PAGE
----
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I have a string which I am updating constantly (~33 times a second). It is used over and over and over again and is omnipresent in a loop I have going. This is the loop:

- (void)add{
    int r = (arc4random() % 30) + 51;
    long long debtInt = [debtString longLongValue];
    long long multiplier = r;
    long long debtAdj = multiplier + debtInt;
    debtString = [NSString stringWithFormat:@"%lli", debtAdj];
    [debtString retain];
    [self formating];
}

- (void)formating{
    NSNumberFormatter * f = [[NSNumberFormatter alloc] init];
    [f setNumberStyle:NSNumberFormatterDecimalStyle];
    NSNumber * myNumber = [f numberFromString:debtString];
    [f release];

    NSNumberFormatter *numberFormatter = [[NSNumberFormatter alloc] init];
    [numberFormatter setNumberStyle:NSNumberFormatterCurrencyStyle];
    [numberFormatter setMaximumFractionDigits:0];
    NSString *formattedNumberString = [numberFormatter stringFromNumber:myNumber];
    [numberFormatter release];

    UILabel *myLabel = [[UILabel alloc] initWithFrame:CGRectMake(0, 0, 325, 100)];
    myLabel.font = [UIFont fontWithName:@"Verdana" size: 20.0];
    myLabel.text = formattedNumberString;
    myLabel.textAlignment = UITextAlignmentCenter;

    [self.view addSubview:myLabel];
    [myLabel release];
}

which is fired off by an NSTimer every 0.03 seconds. The one spot where I thought I could logically release the debtString was after it is converted to a long long integer. This, however, crashes the app. If I remove the [debtString retain] line, the app crashes.

The memory build up is quick and fast, it is a 14 byte string. Every second that creates another 462 bytes of mis-allocated memory, that along with all the adjustments, comes out to roughly 3696 byes/sec. This is not a leak I can ignore. I just don't know where to release it in the loop!

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4 Answers 4

up vote 4 down vote accepted

If you're committed to doing it this way, you should release your debtString in each iteration of the loop, right before you reassign the value:

[debtString release];    
debtString = [NSString stringWithFormat:@"%lli", debtAdj];
[debtString retain];

However, you're creating a new instance every loop. You'd be better served using a single NSMutableString (like @OscarMk suggested) and updating it each time. And don't create a new UILabel each time. Just create one and update the contents each time through the loop.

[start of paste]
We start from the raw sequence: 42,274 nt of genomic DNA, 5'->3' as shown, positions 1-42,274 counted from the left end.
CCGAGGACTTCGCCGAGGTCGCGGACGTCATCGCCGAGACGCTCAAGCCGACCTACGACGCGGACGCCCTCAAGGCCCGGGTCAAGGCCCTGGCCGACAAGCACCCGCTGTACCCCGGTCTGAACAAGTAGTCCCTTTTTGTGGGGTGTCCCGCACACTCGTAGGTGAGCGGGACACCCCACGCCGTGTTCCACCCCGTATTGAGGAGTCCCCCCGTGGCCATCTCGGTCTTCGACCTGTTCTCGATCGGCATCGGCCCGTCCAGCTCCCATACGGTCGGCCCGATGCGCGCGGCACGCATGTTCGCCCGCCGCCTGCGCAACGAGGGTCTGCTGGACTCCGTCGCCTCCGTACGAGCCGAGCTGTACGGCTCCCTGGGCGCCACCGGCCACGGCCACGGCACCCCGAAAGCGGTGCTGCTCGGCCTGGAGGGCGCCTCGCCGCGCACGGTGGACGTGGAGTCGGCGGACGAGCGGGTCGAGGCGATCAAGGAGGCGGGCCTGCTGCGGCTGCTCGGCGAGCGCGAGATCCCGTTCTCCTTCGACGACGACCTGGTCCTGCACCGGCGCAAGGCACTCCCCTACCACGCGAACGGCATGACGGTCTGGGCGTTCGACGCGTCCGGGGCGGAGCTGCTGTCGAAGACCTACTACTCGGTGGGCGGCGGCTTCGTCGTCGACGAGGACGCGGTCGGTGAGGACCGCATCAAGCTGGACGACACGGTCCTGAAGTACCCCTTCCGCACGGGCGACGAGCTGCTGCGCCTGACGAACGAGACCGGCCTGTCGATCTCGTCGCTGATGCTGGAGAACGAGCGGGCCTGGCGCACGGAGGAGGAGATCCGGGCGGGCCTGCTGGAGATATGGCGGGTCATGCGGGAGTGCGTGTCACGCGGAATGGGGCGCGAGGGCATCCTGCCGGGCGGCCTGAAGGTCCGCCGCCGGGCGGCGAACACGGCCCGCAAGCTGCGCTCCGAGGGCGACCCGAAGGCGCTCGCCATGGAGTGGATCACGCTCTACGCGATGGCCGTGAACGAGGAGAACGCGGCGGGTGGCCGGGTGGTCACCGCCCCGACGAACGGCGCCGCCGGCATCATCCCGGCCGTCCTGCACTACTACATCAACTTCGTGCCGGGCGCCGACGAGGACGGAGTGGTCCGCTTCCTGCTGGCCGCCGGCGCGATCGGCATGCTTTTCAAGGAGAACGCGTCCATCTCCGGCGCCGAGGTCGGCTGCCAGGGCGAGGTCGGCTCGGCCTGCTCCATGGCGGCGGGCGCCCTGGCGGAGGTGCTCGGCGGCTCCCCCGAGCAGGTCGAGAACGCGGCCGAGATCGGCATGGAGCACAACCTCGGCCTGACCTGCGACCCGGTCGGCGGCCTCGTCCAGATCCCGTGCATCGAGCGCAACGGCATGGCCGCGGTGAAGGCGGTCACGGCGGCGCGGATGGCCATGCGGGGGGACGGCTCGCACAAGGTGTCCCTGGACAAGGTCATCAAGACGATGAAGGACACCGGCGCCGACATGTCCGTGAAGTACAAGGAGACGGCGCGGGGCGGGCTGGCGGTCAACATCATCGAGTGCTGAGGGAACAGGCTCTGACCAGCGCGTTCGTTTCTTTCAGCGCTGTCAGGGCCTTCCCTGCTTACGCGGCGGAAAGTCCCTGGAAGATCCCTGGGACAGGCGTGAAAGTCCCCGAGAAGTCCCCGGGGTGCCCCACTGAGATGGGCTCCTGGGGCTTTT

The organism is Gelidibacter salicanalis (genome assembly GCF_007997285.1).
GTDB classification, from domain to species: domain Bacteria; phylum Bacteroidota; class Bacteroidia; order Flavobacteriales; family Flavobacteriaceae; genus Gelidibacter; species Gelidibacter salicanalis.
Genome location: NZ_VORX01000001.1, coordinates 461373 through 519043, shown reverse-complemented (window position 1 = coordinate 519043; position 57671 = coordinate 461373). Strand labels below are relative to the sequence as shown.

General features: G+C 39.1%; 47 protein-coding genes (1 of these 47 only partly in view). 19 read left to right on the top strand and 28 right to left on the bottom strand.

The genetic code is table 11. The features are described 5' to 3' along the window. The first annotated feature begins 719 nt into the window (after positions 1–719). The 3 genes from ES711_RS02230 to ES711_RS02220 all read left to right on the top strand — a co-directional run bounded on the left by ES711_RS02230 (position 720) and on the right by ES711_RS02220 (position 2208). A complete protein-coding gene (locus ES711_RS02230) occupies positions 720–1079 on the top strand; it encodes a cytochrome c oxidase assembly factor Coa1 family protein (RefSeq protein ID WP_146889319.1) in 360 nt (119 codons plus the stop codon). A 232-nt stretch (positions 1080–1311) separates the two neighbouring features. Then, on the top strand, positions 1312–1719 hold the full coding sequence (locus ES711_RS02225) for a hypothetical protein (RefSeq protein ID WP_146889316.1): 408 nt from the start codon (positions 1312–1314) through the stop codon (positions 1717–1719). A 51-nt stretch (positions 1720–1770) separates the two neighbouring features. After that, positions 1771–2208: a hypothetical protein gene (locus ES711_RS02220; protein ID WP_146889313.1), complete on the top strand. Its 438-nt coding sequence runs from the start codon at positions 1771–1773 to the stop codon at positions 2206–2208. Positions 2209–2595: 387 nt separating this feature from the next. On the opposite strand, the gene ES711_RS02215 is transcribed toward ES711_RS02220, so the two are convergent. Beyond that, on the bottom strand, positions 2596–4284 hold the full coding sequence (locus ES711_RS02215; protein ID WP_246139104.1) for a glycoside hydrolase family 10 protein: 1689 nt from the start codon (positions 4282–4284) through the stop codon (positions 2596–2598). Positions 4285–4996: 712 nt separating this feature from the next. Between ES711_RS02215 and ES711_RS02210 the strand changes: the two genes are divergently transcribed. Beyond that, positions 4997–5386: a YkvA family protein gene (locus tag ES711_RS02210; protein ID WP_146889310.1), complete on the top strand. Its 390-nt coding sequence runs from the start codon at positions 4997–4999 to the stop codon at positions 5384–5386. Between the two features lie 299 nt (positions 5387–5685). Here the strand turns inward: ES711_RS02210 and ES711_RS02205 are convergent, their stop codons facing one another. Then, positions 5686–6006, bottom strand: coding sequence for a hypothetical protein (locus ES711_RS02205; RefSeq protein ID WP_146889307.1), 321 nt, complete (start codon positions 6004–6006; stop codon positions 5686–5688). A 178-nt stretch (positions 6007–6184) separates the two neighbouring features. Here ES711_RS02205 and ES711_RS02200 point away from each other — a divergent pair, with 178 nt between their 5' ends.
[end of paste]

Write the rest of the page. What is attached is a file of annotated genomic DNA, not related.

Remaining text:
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Can you dynamically update the text of a UILabel on the fly like that? If I update mylabel.text is it automatically reflected in the view? –  Peter Kazazes Jul 19 '11 at 23:54
    
Yes. If you add the UILabel in IB, you don't have to allocate it yourself at all. Just update the .text property. –  highlycaffeinated Jul 19 '11 at 23:59
    
If I make your suggested change (the one in code blocks) then I get an NSException and the app crashes. –  Peter Kazazes Jul 20 '11 at 0:03
    
Is your debtString variable initialized to nil at declaration? If not, the first time through the loop your its sending the release message to a stray pointer. –  highlycaffeinated Jul 20 '11 at 0:08
    
Added debtString = nil; to my ViewDidLoad, no change. –  Peter Kazazes Jul 20 '11 at 0:11

You should be using a NSMutableString specially if it is getting updated that often.

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When you use the stringWithNumber: method you get back a string that is in the autorelease pool. These get released when you get back to the event loop.

Instead use explicit alloc and init:

[debtString release];  // release previous (if any)
debtString = [[NSString alloc] initWithFormat:@"%lli", debtAdj];

If debtString is a @property that is retained this is what the setter would do for you.

And highlycaffeinated is right, don't create a new UILabel each time, just update the text field. Same for NSNumberFormatter, save it as in instance variable so you don't have to create it each time (and then you only add it to the subview once).

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The issue was I was declaring the variables each time, rather than synthesizing them in the header. Fixed it in ten minutes.

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